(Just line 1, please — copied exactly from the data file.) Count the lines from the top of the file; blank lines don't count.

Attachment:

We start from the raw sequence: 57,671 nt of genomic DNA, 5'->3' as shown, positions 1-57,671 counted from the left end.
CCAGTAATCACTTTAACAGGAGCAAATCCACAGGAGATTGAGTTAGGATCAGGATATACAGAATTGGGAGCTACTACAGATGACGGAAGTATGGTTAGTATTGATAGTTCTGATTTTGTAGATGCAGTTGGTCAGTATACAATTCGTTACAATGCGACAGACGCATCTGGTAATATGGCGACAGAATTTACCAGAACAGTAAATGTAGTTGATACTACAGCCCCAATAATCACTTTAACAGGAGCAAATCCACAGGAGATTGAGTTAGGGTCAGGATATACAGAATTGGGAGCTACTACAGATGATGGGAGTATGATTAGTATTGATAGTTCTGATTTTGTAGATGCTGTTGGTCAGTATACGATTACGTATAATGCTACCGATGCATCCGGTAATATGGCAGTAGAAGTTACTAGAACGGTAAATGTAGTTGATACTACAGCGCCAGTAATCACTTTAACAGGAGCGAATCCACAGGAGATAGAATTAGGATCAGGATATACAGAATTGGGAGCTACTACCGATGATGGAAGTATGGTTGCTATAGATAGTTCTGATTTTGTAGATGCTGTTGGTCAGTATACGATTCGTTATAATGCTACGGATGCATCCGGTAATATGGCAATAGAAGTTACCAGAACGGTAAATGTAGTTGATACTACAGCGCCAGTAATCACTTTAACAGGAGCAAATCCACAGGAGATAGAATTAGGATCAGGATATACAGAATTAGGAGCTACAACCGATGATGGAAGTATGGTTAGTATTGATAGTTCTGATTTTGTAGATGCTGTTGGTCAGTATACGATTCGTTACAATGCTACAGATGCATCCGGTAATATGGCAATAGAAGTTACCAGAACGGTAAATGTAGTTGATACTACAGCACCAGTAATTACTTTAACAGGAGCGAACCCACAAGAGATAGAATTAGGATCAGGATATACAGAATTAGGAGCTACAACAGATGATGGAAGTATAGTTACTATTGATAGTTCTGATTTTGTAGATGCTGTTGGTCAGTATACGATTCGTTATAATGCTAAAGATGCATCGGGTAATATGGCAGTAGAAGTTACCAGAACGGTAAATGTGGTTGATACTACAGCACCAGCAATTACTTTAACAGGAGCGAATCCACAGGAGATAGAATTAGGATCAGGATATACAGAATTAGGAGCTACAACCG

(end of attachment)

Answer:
We start from the raw sequence: 57,671 nt of genomic DNA, 5'->3' as shown, positions 1-57,671 counted from the left end.